An American study published on Monday 27 January in the Fertility and Sterility journal revealed that whilst the basics in terms of fertility are acquired, factors that promote or hinder a baby’s conception are known to far less of an extent by women wishing to become mothers.
According to a telephone survey involving a thousand female Americans in March 2013, "one out of every two women of child-bearing age (18-40 years) will never have broached the subject of fertility with her doctor". Similarly, only "one in ten women knew that it was better to have intercourse in the days preceding ovulation" than after ovulation. In addition, more than one in four did not realise that smoking, obesity, irregular menstrual cycles or some sexually transmissible infections (gonococcus, Chlamydia) reduced the success rates of conceiving a child each month.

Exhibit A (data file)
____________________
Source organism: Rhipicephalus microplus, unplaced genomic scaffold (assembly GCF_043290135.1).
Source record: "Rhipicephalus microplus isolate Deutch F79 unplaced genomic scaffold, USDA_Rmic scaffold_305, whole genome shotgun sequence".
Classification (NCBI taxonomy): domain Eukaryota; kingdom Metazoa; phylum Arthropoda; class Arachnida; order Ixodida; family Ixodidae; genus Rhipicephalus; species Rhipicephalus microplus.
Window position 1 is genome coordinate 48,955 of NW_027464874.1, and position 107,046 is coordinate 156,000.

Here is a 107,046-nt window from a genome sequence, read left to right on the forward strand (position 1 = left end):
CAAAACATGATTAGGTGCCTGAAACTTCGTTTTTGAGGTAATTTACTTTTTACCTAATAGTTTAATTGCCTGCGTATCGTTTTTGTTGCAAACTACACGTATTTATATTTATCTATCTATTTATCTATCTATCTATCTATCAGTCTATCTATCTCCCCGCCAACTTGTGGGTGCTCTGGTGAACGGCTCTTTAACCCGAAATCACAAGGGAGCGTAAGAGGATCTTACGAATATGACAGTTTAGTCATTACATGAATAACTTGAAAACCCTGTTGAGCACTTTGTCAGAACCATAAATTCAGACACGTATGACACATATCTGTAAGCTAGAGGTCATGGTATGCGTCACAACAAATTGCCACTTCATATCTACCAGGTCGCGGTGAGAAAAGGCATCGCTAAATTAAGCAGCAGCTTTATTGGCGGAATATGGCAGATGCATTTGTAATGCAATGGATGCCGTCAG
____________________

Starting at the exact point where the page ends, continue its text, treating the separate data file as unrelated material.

Five years ago, a similar type of survey was conducted in France by the French National College of Gynaecologists and Obstetricians (CNGOF). According to the conclusions of the BVA Institute, the survey also highlighted "a certain unawareness of French people in terms of fertility or a good number of perceptions".
For Dr. Gilles Grangé, gynaecologist-obstetrician at Hôpital Cochin in Paris, these results are not surprising: "Women do not always understand how the menstrual cycle works – perhaps because they are not given enough education on this subject at school," he lamented. "That’s the least you need to know in order to have every chance of succeeding", added the gynaecologist.